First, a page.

Combatting Childhood Hunger in Summer 2022


Share Our Strength

  • Bernadette Downey, Associate Director for Government Relations and Advocacy 
  • Carolyn Vega, Associate Director of Policy Analysis, Center for Best Practices


  • Augustin Ntabaganyimana, Deputy Executive Director of Programs, Family Investment Administration, Maryland Department of Human Services

Federal Update

Keep Kids Fed Act: On June 25, 2022, President Joe Biden signed the Keep Kids Fed Act (KKFA) to mitigate the impact of the end of the child nutrition waivers due to expire next Thursday, June 30, 2022. This Act will extend critical funding and flexibility for communities to provide children healthy meals this summer and support schools and daycare providers impacted by supply chain challenges and high food costs for the coming school year.

What Changes: Whereas for the past two years families could automatically receive school lunches at no cost, qualifying families must now apply for, and complete eligibility renewals, in order to receive free and reduced-price lunch services through the National Food Lunch Program.  KKFA increases the reimbursement rate for school lunches and school breakfasts to help offset inflation of food costs and workforce shortages for schools. Schools will receive 40 cents more for each lunch, and 15 cents more for each breakfast served.

What Continues: KKFA maintains operational flexibilities through SY22/23 to mitigate administrative and fiscal challenges exacerbated by COVID-19. Flexibilities like food delivery, grab-and-go meal options, and exemptions to congregate meal settings aim to bolster access to services.


Share Our Strength: No Kid Hungry Campaign – Helping launch and improve programs that give all kids the healthy food they need to thrive. The campaign’s strategy focuses on working with local partners to identify and eliminate the barriers for kids.

Summer hunger landscape across the country:

  • The number of summer meals served in July 2020 was nearly triple the number served in July 2019.
  • Even after communities began to re-open in 2021, the number of summer meals served doubled that of 2019. (July 2019 – 95.1M meals; July 2020 – 262.7M meals; July 2021 – 190.6M meals)


  • The Summer SNAP for Children Act passed in 2019 to reduce poverty and hunger for children in Maryland by providing an additional food benefit directly onto a SNAP EBT card.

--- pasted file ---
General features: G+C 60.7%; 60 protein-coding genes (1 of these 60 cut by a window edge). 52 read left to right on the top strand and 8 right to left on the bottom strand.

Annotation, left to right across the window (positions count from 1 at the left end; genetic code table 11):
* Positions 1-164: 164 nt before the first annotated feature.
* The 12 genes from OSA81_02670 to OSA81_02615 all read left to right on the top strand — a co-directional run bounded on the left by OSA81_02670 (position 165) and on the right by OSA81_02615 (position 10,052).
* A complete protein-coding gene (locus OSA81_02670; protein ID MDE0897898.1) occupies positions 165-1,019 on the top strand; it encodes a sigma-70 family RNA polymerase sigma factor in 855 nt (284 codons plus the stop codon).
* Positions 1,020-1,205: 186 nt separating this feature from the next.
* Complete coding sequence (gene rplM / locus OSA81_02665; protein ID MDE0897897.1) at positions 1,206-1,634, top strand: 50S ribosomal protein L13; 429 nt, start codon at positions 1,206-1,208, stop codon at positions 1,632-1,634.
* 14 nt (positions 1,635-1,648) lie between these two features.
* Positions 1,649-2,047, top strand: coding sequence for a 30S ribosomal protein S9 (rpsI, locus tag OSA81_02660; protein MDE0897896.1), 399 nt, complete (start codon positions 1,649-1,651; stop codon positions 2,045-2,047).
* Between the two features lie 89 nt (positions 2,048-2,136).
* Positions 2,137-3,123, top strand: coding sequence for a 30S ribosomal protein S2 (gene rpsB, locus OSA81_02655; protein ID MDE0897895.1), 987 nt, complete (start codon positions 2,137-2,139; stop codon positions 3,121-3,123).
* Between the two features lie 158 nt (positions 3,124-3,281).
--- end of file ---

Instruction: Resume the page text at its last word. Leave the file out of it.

• $30 per child per summer month and $10 per child in December for continuity during winter break.
  • Developed as part of the national demonstration project under the USDA FNS Summer Electronic Benefits Transfer for Children (SEBTC), Summer SNAP is now in year 3 of the pilot program and continues to expand:
    • 14 jurisdictions will participate in the program in PY 2022 compared to 6 in PY 2021
    • 4,200 Summer SNAP recipients/year in PY20& PY21, 102,000 recipients/year in PY22 (24X increase)

Key Takeaways

Strategies for States to consider in maximizing access to summer and school meals:

Capitalize on all available waivers for States. In addition, to assist in alleviating possible barriers or challenges for families and schools, States should consider universal branding and messaging as they roll out implementation (reenactment of the reduced lunches requirement and eligibility) of KKFA for the SY22/23

Explore alternative certification methods:

  • Direct Certification through Medicaid: This demonstration project helps identify and certify children in Medicaid households for free or reduced lunches without using individual household school meal applications.
  • Exercising the community eligibility provision: Allows schools in high poverty areas (40% or higher) to provide free schools meals to all students without collecting and processing individual school meal applications. chools in high poverty areas (40% or higher) to provide free schools meals to all students without collecting and processing individual school meal applications.

Coordination between state and local governments is the key to success: For MD’s Summer SNAP Program, the required local share of funds is calculated based on the state’s school construction formula.

  • As a result, several jurisdictions choose to contribute more than the base minimum, which allows them to serve more children in their area.
  • MD’s program is funded through a combination of state general funds and local government contributions. Governor Hogan’s budget commitment of $4.8 million for SFY 2022 increased the State share of funding as well.

Questions to Consider as Next Steps:

  1. How do your child welfare and food support agencies collaborate to determine hunger’s role in removals for neglect?
  2. How do your education and food support agencies share data and student information?
  3. Has your state taken advantage of all existing waivers and flexibilities?